Good News: the closer you come to Jesus, the more you will be tempted by the flesh, but the more the "grace of God" will teach you to say "No!" to the flesh, and so you will "overcome" even as Christ overcame (Rev. 3:21).

--Robert J. Wieland

From the "Dial Daily Bread" Archive: September 5, 2001.
Copyright © 2017 by "Dial Daily Bread."

Tuesday, February 14, 2017

Dial Daily Bread: The Only Place to Find Good News

Dear Friends of "Dial Daily Bread,"

When you read the story of how Peter denied knowing Jesus when that teenage girl taunted and ridiculed him, how do you feel? Do you tremble, or cry out with the Eleven, "Lord, is it I?" Or, cry out with John Wesley, "There but for the grace of God, go I."

Peter was sincere; he was horrified when he realized what he had done. In fact, both Matthew and Luke say he went out and "wept bitterly." In other words, he was heartbroken, and threw himself on the ground and wishing he could die. He felt totally unworthy to help in the cause of God.

When Judas realized what he had done, he also wished that he might die and he did--at his own hand. The Bible says that Judas "repented himself" (Matt. 27:3, KJV), but it was a sorrow for the awful consequences of his deed, not that heartbroken abhorrence for his sin. Peter came within a hair's breadth of sharing the fate of Judas; but his heart-sorrow turned into true repentance.

Why did Peter fail so miserably? What was his real problem? We need to understand or we too will fail in our time of severe test.

The story of Peter's tragic fall is linked with the story we read in Exodus 19:8 where Israel made the same kind of promise that Peter made when he promised that "Even if all are made to stumble, yet I will not be" (Mark 14:29). Ancient Israel made the Old Covenant when they made their vain promise, "All that the Lord has spoken, we will do." Now their Old Covenant has finally come full circle in the apostle Peter's vain promise.

It's time that we learned our lesson after these thousands of years: our salvation does not depend on our making promises to God; it depends on our believing His promises to us. That's the New Covenant. And that's the only place where you will find any Good News!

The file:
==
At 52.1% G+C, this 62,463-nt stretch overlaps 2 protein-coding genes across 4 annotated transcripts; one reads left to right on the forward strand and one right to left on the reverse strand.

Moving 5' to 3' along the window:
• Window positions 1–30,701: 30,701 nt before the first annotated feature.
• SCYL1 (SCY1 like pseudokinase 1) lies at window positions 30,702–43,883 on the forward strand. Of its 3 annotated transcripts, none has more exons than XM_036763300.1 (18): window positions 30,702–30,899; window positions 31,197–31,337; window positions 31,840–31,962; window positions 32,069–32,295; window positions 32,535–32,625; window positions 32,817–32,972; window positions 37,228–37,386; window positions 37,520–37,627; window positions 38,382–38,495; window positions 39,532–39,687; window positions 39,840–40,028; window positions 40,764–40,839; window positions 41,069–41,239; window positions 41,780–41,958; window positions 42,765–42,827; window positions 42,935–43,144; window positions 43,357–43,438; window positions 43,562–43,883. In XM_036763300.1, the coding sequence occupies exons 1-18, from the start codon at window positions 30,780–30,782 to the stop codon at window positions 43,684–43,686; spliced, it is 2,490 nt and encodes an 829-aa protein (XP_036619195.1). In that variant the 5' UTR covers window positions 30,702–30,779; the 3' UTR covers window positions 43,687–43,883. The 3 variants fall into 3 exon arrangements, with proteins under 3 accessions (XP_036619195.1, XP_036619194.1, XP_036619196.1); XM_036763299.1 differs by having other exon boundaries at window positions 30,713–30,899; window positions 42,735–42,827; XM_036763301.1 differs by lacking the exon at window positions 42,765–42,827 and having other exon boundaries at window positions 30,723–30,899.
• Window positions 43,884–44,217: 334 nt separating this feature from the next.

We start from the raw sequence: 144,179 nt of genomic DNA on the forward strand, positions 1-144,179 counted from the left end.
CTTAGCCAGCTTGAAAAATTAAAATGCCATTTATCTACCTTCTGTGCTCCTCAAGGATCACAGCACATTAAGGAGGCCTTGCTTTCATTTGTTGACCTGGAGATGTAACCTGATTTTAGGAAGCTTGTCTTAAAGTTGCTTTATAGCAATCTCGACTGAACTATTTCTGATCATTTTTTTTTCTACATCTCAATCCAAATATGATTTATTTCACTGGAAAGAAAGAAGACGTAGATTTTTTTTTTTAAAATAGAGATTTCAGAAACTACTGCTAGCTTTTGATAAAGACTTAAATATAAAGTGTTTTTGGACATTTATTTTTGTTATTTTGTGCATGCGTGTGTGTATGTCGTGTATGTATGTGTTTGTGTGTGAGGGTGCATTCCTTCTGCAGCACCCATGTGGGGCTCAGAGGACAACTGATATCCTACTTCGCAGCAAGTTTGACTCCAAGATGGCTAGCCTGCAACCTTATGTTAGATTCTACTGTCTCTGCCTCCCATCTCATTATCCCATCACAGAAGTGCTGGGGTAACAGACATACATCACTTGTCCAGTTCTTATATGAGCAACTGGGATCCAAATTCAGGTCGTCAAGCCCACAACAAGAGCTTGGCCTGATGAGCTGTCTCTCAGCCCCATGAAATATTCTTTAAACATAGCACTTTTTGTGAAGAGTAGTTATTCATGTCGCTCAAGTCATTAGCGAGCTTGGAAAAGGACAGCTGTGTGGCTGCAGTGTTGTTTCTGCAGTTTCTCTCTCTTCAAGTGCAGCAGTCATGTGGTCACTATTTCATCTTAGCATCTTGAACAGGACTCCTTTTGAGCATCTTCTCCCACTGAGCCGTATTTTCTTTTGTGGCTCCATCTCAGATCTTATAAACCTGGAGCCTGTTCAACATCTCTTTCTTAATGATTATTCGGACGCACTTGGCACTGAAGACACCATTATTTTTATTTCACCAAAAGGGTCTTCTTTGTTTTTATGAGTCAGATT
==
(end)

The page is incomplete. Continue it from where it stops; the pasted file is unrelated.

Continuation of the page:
--Robert J. Wieand

From the "Dial Daily Bread" Archive: August 5, 2009.
Copyright © 2017 by "Dial Daily Bread."

Monday, February 13, 2017

Dial Daily Bread: "Love (Agape) Never Fails"

Dear Friends of "Dial Daily Bread,"

St. Valentines Day is a pagan festival imported into Christianity, but therein lies an important insight into real living.

The original pagan gods involved were Eros (Greek) and Cupid (Latin). To this day Cupid is often pictured as a cherub shooting arrows from his bow, the idea being that if he strikes a couple, they're programmed to fall in love.

The "love" with which they fall in love is of course eros, which is love based on the goodness or the beauty of its object. It is said that all the world loves a couple who are in love. But the eros-love that Cupid shoots in his arrow is not a lasting love unless the other love, agape, takes its place. Only agape love "never fails" (1 Cor. 13:8).

Cupid may do very well shooting his arrows to lead couples to fall in love, but the problem is that he can also shoot arrows to cause them to fall out of love. Broken hearts and bitter lives can follow.

Through Satan's deceptive wiles, youth imagine that the love that is agape spoils all the fun, and they instinctively avoid becoming involved. "Falling in love is my business!" they say. But let's not forget that the Son of God, the Savior, gave Himself for us, bought us and redeemed us from the kind of death that is eternal. His utterly self-sacrificing love deserves His having what He paid for--your affections.

When youth recognize that eternal truth that shines in the cross of Christ, they will outwit Cupid. Their love will be purified from selfishness--that bitter enemy of love. Their love will be incomparably delightful. The love they will know together will be a fabric woven stronger than any loom on earth can weave. Their love will be that described in the Song of Solomon: "Love is as strong as death, ... no flood can drown it" (8:6, 7).

--Robert J. Wieland

From the "Dial Daily Bread" Archive: February 14, 2006.
Copyright © 2017 by "Dial Daily Bread."

Saturday, February 11, 2017

Dial Daily Bread: Can You Really Claim That the Lord Is Your Shepherd?

Dear Friends of “Dial Daily Bread,”

Can anybody in the world repeat the 23rd Psalm and claim that the Lord is his or her Shepherd? Or is that a privilege reserved only for people who have done things right? Or, in stronger language--can sinful people who have wasted their lives make that claim?

There is nothing in the Psalm that says, Warning! Don't say this unless ... ! Jesus said, "Come to Me, all you who labor and are heavy laden, and I will give you rest ..." (Matt. 11:28). "All you." No restriction.